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Brenner gives up ski pass

Councilman, ski coach returns season pass after resident raises questions

— Steamboat Springs City Council member Ken Brenner has returned a complimentary ski pass after being questioned about it at a council meeting Tuesday night.

Brenner said he received the ski pass for his work as a ski coach and volunteer with the Rocky Mountain Division of the U.S. Ski and Snowboard Association. He said he has received the pass for years and that it has nothing to do with his service on council. Steamboat Ski and Resort Corp. officials confirmed Brenner’s statement; nevertheless, he returned the ski pass Wednesday.

During the public comment portion of Tuesday’s Steamboat Springs City Council meeting, Bob Maddox questioned Brenner about the ski pass. Maddox not only asked Brenner why the ski pass had not been listed in Brenner’s report of gifts and honoraria as a council member, but also stated that it is inappropriate for Brenner to vote on Ski Corp.-related issues while holding such a pass.



The issue raises questions about conflicts of interest and where to draw the lines, in a small and close-knit community like Steamboat Springs, between professional employment, volunteer work and public service.

“I was so surprised that he brought it up,” Brenner said. “But people des-erve to know what is going on.”



Local and reg-ional ski officials support Brenner’s version of why he received the pass.

“Mr. Brenner has been a longtime proponent of ski racing in the Rocky Mountain Division of the United States Ski and Snowboard Association, and as an Inter-national Ski Federation technical delegate, ski coach, and primarily as an expert in sport conditioning and fitness assessment,” wrote Roger Perricone, president of the Rocky Mountain Division.

“Ken has and continues to give his hours to this cause voluntarily, and in return, I requested that he receive a complimentary pass from Colorado Ski Country USA, a marketing arm of most ski areas in Colorado : It is my understanding that Ken received a season pass from the Steamboat Ski and Resort Corp., based on the aforementioned reasons.”

Brenner said he returned the pass to Ski Corp. with a letter to Ski Corp. President Chris Diamond.

“While I disagree with your decision, I can respect your desire to avoid any controversy,” Diamond responded to Brenner. “We have appreciated your continued commitment to ski racing : and, specifically, your technical assistance in race management on our mountain.”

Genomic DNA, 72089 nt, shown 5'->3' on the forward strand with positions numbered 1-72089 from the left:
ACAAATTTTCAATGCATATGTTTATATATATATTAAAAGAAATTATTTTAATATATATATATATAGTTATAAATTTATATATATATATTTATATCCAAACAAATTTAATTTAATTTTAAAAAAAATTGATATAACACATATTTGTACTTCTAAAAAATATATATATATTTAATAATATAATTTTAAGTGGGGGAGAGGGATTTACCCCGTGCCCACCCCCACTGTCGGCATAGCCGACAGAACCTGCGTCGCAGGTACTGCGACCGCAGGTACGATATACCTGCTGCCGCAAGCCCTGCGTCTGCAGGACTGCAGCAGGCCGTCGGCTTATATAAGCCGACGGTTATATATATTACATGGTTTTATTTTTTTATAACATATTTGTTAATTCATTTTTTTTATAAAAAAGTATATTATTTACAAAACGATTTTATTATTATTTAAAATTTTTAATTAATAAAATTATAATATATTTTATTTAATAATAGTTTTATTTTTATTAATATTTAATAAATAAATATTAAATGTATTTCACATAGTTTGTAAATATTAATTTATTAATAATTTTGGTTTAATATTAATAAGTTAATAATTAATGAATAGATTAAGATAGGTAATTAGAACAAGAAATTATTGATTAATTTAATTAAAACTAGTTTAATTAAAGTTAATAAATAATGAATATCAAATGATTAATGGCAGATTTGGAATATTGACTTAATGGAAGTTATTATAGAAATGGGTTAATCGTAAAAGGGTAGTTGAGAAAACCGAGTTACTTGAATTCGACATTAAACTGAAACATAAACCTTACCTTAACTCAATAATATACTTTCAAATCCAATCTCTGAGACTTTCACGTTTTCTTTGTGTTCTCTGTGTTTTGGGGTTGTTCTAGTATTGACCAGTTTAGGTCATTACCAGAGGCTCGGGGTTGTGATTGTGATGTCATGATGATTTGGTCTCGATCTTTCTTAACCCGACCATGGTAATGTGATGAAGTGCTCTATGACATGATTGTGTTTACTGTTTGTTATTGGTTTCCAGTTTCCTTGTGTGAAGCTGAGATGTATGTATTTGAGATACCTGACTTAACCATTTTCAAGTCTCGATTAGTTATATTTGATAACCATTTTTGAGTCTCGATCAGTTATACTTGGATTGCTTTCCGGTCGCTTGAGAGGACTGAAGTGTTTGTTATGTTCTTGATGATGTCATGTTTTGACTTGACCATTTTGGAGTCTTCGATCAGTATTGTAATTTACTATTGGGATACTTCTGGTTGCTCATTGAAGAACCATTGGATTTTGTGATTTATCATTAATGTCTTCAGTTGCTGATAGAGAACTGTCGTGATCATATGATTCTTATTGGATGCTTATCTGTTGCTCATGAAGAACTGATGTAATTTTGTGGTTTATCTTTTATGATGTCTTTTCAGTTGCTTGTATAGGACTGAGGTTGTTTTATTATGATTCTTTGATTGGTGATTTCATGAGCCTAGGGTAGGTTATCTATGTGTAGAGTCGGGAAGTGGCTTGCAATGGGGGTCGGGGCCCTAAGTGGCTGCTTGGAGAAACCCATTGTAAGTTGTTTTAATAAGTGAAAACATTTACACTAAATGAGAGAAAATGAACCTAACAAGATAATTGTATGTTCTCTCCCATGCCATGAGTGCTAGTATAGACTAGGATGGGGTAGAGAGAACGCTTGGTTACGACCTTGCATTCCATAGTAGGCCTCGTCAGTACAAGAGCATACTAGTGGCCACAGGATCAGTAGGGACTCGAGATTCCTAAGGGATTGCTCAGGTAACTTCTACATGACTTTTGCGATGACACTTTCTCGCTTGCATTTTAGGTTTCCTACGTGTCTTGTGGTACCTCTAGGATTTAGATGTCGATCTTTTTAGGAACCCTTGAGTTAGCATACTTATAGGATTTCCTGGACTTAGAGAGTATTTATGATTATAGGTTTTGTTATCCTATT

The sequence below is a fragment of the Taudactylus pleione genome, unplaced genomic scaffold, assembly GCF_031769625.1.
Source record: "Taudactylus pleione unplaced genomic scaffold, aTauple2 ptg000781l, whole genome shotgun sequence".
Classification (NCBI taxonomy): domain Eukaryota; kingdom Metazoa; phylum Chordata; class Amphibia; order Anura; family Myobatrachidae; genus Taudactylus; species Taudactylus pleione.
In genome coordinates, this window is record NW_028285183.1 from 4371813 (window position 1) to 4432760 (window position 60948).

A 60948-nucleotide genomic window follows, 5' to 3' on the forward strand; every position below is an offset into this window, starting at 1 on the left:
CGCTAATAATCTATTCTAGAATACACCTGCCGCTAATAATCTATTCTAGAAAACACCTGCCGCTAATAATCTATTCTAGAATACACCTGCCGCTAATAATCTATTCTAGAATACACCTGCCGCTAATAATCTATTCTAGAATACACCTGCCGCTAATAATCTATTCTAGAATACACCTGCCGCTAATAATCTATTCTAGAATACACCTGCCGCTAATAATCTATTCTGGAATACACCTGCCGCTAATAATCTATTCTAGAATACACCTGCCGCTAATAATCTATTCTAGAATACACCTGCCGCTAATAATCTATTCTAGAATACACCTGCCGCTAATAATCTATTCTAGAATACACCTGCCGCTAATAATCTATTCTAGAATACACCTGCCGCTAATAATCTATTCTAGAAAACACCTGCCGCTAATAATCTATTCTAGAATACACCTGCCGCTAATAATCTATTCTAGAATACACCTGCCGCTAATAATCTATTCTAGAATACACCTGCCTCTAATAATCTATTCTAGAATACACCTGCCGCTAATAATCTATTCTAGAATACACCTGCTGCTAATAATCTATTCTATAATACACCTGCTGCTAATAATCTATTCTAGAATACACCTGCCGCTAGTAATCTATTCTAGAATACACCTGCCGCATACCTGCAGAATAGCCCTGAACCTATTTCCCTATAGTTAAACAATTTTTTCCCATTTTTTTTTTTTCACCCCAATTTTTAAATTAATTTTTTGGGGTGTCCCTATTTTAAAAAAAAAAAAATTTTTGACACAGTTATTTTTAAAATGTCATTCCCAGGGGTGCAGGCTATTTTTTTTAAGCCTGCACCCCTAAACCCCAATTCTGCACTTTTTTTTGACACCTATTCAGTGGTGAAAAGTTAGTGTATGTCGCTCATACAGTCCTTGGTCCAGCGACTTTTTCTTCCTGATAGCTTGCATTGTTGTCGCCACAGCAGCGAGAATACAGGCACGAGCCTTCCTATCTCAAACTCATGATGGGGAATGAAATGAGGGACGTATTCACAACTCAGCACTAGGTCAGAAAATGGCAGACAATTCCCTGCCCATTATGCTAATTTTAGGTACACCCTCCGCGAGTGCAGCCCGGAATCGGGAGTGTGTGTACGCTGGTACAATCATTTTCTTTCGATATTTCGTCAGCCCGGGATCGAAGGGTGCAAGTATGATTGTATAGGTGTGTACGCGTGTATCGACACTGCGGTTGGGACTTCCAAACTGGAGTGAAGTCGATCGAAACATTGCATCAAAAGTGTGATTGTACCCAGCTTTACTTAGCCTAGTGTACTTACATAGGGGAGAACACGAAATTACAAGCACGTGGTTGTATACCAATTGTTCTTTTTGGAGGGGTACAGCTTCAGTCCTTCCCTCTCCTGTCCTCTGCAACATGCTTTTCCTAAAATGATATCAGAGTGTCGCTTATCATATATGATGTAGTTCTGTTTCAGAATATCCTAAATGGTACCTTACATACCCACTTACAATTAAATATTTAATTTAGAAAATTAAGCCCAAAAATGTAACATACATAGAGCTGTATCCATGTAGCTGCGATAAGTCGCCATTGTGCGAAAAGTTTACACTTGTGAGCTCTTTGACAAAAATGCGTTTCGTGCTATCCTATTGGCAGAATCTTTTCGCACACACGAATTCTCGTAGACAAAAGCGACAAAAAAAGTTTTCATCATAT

Maddox, a pilot and owner of Mountain Flight Services, said Thursday his primary complaint is that Steamboat citizens did not know about the ski pass.

“I was mostly concerned that he had never disclosed how he had a $1,500 pass in his back pocket while he was making votes,” Maddox said. “I think it’s a conflict of interest under the (state) statute and under the council’s own ethical guidelines.”

An adult season pass to Steamboat Ski Area, purchased after Nov. 17, costs $1,499.

Brenner said he never thoug-ht his complimentary pass would violate Colorado statutes regulating how elected officials report gifts and honoraria.

“What we were told when we filled it out was that it was for items that pertain to your council job. And in fact, that is what the statute says – that it pertains to your council duties,” Brenner said. “I didn’t feel it had anything to do with my council duties. It has to do with my ski racing – that’s why it wasn’t on there.”

The state Legislature is wrestling with the repercussions of Amendment 41, a ballot issue passed by Colorado voters in November that places broad, vaguely-worded restrictions on what gifts elected officials can or cannot receive.

Brenner has served on the council for seven of the past nine years and is a former council president. He said he will further discuss the ski pass issue at Tuesday’s council meeting.

“I don’t think that I would see it as a conflict,” said City Council President Susan Dellinger. “Having Ken step down on base area redevelopment – that would be really hard for me to do, based on a $1,500 ski pass. I think conflict of interest is important, but in a town of 12,000, there’s always going to be some relation.

“Once you start going down these roads, I don’t know who would be able to be on council. If you start eliminating people, are you eliminating the representation that people hope to have on the council?”

– To reach Mike Lawrence, call 871-4203

or e-mail mlawrence@steamboatpilot.com


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